We have an ambitious goal: to reorientate the business world to rekindle the old fire of caring, compassionate capitalism. That’s reflected in the way we do things. It’s also reflected in who we are.
We are a bunch of geeks who care enough to combine excellent work with good social outcomes. The roots of the company come from friendships and ideals built at Oxford and on council estates. Several of us benefitted from the experiences, connections and abilities fostered by the privilege of an elite education. However, having gone our separate ways into the commercial and NGO world, we’re channelling those privileges into a business that profits by its ideals and shows others they can do the same.
Social responsibility, brand, innovation, capability
We genuinely believe that good social outcomes can be built into how businesses make profit. We do this by building our model on principles made famous most recently by Tom’s Shoes – for every paying client, take on a non-paying client. So, just by getting services from us, companies can ensure that their work does the same.
A core part of this are the Young Braves. We mentor and train a group of young people to be strategists, empowering them to contribute solutions to commercial and creative challenges. Many of those Young Braves are also young people who otherwise may never have had the opportunity to work in the industry. Together, we can offer insight and ideas beyond anything permitted by a traditional focus group-based approach.
Our drive to reorient ourselves and our clients comes from two types of historical source. Spiritually, we work in the socially entrepreneurial vein of the Victorian business-philanthropists such as Cadbury, Peabody, Carnegie and Burdett-Coutts; we believe, like William Morris, in the interconnectedness of the moral-aesthetic-practical.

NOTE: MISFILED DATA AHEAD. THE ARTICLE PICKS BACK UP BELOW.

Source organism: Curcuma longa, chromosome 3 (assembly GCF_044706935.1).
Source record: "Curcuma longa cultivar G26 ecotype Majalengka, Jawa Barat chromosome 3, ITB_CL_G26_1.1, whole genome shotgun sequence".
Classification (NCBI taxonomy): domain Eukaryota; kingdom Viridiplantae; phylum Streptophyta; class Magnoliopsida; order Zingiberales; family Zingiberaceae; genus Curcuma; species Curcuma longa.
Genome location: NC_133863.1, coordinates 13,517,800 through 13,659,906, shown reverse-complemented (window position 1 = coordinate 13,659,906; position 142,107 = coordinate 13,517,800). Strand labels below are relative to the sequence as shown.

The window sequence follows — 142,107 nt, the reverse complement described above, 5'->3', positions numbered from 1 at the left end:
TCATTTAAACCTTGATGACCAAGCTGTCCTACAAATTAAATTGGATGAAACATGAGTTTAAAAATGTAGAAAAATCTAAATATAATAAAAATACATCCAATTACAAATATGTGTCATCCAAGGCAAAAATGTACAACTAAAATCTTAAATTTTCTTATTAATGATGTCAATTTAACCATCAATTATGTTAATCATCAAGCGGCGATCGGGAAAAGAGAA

Our commercial inspiration
Commercially, we’re fascinated by the interdisciplinary approach of The Design Research Unit (DRU), which produced inspired and highly successful ‘commercial’ output from a team which included poets and artists among the more workaday ad/design industry folk. They’re our creative solutions collective progenitors.
An early set of notes proposed a “service equipped to advise on all problems of design”, addressing the needs of “the State, Municipal Authorities, Industry or Commerce.” The DRU was one of the first generation of British design consultancies to combine expertise in architecture, graphics and industrial design. It was founded by the managing director of Stuart Advertising Agency, Marcus Brumwell with Misha Black (an architect) and Milner Gray (a designer) in 1943.
Well known for its work in relation to the Festival of Britain and its influential corporate identity project for British Rail, they anticipated a post-war demand for technical expertise and a need for “reconditioning and re-designing public utility services” recommending “contact…with the railway companies, motor coach lines and so on.”
Herbert Read became their first member of staff, sharing offices in Kingsway with Mass-Observation, another initiative that Brumwell supported under the umbrella of the Advertising Services Guild.